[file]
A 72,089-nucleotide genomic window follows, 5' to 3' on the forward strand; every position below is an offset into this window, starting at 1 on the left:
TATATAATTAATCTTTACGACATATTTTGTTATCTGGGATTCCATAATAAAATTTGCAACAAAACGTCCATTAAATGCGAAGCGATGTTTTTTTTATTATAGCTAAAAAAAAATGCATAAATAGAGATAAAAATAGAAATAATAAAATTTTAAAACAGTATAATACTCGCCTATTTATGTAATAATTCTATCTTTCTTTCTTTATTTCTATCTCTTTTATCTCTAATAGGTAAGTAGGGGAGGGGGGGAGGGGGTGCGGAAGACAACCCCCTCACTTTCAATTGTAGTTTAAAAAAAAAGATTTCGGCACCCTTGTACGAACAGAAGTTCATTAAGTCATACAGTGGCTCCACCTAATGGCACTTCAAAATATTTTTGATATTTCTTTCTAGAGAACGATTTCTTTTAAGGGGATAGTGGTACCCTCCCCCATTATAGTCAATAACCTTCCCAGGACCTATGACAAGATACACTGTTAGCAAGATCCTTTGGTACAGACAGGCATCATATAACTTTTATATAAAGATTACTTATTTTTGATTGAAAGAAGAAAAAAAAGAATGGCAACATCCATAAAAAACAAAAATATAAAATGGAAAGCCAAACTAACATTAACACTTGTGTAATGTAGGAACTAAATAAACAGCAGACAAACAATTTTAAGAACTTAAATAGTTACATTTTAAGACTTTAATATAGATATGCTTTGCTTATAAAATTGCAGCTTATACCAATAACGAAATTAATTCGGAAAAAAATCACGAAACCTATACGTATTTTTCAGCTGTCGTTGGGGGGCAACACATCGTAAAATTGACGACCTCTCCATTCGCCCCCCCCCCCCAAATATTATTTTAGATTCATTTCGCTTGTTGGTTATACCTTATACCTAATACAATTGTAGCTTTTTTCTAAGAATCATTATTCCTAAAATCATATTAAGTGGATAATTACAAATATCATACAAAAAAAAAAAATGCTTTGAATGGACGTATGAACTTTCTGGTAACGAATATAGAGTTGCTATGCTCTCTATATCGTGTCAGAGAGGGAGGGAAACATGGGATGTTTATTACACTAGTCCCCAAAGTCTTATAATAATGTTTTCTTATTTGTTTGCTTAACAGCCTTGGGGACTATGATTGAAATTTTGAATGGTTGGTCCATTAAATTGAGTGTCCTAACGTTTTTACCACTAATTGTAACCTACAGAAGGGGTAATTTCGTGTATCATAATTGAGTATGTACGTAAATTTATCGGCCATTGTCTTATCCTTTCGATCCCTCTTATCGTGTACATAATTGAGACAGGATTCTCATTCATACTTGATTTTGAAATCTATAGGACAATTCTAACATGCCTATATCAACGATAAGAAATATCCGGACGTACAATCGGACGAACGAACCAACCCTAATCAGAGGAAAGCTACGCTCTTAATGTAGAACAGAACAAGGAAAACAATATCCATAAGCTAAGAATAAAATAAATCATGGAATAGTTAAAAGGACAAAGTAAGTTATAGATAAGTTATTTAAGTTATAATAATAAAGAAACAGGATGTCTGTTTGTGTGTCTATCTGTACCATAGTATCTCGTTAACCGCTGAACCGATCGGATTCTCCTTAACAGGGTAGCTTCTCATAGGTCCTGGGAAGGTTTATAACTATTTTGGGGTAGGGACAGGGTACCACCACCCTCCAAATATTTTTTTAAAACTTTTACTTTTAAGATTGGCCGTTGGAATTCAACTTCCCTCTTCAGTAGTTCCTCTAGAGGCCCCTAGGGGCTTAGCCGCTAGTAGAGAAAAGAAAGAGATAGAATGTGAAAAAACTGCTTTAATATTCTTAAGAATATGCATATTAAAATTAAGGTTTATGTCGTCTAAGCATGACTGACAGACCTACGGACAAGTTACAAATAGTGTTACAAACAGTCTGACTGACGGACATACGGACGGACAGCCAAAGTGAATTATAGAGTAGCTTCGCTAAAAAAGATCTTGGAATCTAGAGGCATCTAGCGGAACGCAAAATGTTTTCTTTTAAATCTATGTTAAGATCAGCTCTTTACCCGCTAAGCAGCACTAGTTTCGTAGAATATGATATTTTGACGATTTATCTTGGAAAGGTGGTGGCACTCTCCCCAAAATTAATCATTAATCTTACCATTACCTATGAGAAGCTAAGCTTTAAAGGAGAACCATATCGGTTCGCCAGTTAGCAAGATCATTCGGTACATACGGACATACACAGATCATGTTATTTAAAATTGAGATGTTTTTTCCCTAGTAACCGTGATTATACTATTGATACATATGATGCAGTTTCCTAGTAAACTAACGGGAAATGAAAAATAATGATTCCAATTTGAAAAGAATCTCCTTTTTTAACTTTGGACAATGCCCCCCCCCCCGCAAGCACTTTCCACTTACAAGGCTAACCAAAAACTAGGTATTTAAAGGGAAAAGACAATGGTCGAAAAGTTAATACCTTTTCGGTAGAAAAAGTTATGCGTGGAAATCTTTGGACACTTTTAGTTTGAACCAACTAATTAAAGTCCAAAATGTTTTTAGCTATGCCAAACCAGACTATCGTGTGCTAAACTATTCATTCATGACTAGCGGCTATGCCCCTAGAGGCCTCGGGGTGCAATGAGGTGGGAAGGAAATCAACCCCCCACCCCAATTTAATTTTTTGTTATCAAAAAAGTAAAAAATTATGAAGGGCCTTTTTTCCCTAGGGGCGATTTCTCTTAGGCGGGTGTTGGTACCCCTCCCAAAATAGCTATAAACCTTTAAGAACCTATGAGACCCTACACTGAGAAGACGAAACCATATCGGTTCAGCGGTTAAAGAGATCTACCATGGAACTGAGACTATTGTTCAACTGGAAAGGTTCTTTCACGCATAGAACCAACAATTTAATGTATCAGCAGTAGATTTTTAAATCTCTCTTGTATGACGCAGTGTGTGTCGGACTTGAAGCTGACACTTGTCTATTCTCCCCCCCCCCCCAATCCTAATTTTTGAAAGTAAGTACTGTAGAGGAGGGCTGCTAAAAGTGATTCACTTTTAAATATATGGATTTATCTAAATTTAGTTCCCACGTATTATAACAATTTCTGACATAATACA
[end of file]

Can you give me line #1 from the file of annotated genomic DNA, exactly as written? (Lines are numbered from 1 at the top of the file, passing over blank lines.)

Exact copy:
A 72,089-nucleotide genomic window follows, 5' to 3' on the forward strand; every position below is an offset into this window, starting at 1 on the left: